Andrew Morton writes:
> Nikita Danilov wrote:
> > Hello,
> > Documentation/filesystems/Locking states that all super operations may
> > block, but __set_page_dirty_buffers() calls
> > __mark_inode_dirty()->s_op->dirty_inode()
> > under mapping->private_lock spin lock. This seems strange, because file
> > systems' ->dirty_inode() assume that they are allowed to block. For
> > example, ext3_dirty_inode() allocates memory in
> > ext3_journal_start()->journal_start()->new_handle()->...
> OK, thanks.
> mapping->private_lock is taken there to pin page->buffers()
> (Can't lock the page because set_page_dirty is called under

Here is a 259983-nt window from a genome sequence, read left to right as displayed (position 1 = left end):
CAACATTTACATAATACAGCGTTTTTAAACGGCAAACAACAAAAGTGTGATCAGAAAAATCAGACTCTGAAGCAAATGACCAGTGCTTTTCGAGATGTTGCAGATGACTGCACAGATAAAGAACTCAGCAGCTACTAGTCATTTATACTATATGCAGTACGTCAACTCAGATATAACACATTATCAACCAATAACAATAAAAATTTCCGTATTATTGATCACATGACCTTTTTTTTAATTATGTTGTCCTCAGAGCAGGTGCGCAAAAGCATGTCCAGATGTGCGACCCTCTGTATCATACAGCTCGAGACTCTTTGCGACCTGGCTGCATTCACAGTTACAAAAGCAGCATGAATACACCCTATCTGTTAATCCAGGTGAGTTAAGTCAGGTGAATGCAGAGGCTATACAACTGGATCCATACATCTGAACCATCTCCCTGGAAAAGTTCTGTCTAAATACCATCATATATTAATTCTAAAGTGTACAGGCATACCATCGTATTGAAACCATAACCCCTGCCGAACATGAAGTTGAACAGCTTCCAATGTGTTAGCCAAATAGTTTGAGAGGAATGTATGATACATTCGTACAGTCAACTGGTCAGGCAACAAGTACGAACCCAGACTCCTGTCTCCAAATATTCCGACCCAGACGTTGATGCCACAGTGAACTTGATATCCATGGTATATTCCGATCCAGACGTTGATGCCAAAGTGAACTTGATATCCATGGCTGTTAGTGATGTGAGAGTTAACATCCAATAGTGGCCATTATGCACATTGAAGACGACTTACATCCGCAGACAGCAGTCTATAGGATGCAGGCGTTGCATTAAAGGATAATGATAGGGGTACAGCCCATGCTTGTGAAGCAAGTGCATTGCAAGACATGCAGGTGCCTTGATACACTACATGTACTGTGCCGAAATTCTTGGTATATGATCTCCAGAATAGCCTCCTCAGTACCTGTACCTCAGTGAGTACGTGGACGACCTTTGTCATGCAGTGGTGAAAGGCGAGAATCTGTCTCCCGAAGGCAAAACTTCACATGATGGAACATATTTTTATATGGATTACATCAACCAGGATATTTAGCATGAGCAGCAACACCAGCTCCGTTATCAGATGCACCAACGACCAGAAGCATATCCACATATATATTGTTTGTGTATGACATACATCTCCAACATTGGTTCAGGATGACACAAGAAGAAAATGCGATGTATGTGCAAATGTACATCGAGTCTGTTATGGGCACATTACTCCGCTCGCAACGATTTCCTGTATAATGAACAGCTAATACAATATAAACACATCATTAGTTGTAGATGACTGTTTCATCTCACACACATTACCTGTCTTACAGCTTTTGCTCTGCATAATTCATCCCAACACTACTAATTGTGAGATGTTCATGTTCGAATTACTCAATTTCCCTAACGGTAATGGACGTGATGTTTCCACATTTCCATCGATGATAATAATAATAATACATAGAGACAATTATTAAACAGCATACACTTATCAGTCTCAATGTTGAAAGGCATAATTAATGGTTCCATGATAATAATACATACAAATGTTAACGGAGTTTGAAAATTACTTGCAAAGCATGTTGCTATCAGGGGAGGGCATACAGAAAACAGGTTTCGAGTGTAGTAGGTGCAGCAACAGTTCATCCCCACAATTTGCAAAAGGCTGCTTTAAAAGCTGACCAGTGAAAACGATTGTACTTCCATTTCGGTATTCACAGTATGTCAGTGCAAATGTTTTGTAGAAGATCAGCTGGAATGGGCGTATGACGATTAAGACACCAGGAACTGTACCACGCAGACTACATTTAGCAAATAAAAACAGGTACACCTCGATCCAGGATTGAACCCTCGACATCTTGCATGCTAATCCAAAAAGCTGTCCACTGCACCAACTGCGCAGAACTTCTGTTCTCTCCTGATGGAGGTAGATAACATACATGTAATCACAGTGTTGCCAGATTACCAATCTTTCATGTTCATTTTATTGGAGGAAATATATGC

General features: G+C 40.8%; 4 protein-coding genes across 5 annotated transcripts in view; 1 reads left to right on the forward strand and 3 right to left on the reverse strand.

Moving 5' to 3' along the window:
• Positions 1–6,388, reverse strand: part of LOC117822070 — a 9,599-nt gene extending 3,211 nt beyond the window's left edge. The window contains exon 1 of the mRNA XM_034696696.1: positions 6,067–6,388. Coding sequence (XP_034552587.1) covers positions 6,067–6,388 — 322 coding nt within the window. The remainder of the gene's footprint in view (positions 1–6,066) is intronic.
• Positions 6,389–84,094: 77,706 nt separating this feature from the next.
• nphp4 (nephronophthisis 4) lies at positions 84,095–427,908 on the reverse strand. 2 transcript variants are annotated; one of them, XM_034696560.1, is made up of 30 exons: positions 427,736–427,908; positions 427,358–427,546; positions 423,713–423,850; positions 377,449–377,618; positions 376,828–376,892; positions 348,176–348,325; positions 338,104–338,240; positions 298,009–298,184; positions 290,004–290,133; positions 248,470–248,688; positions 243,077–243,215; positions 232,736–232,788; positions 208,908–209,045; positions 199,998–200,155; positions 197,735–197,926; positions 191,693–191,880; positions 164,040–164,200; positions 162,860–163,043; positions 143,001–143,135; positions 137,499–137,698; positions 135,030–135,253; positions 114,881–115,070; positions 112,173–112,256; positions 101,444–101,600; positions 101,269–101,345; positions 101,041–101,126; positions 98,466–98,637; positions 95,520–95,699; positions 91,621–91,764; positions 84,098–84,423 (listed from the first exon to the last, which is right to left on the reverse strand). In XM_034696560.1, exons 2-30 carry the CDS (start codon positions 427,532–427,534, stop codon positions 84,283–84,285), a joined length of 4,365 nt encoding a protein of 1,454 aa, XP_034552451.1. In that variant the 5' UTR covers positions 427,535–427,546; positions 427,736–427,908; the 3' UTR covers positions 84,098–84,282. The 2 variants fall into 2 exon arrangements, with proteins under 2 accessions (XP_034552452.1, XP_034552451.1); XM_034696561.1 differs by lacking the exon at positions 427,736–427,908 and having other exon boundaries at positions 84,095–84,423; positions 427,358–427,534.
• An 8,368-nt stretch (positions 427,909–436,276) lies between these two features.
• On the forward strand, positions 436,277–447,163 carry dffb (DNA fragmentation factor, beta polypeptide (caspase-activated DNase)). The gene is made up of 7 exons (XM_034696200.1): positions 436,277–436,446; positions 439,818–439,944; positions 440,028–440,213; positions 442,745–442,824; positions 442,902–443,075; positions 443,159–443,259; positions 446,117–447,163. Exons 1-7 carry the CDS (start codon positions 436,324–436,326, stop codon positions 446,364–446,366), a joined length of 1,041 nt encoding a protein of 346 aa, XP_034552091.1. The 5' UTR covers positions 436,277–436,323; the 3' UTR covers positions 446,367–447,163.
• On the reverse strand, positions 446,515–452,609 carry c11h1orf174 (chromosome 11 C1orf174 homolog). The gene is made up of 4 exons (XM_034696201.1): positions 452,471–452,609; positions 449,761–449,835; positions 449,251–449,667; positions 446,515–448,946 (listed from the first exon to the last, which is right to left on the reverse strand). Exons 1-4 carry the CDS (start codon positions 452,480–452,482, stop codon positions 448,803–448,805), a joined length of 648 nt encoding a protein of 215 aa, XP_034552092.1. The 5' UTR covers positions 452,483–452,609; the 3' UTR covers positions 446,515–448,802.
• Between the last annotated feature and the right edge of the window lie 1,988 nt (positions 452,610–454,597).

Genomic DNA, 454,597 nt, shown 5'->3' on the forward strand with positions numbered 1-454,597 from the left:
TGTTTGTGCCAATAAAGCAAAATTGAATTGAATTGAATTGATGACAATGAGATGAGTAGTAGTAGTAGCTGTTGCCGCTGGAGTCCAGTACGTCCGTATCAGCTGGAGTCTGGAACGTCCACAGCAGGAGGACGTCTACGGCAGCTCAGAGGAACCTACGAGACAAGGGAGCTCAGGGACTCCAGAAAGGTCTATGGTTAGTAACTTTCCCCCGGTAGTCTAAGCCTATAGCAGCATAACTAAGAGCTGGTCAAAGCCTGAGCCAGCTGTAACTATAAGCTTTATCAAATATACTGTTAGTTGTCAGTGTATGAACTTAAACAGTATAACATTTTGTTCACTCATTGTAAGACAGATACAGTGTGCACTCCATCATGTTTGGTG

> page_table_lock, and other locks).
> I'm sure we can just move the spin_unlock up to above the
> TestSetPageDirty(), but I need to zenuflect for a while over
> why I did it that way.
> It's necessary to expose buffer-dirtiness and page-dirtiness
> to the rest of the world in the correct order. If we set the
> page dirty and then the buffers, there is a window in which writeback
> could find the dirty page, try to write it, discover clean buffers
> and mark the page clean. We would end up with a !PageDirty page,
> on mapping->clean_pages, with dirty buffers. It would never be
> Yup. We can move that spin_unlock up ten lines.
Actually, I came over this while trying to describe lock ordering in
reiser4 after I just started integrating other kernel locks there. I
wonder, has somebody already done this, writing up kernel lock
hierarchy, that is?
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This archive was generated by hypermail 2b29 : Mon Sep 23 2002 - 22:00:31 EST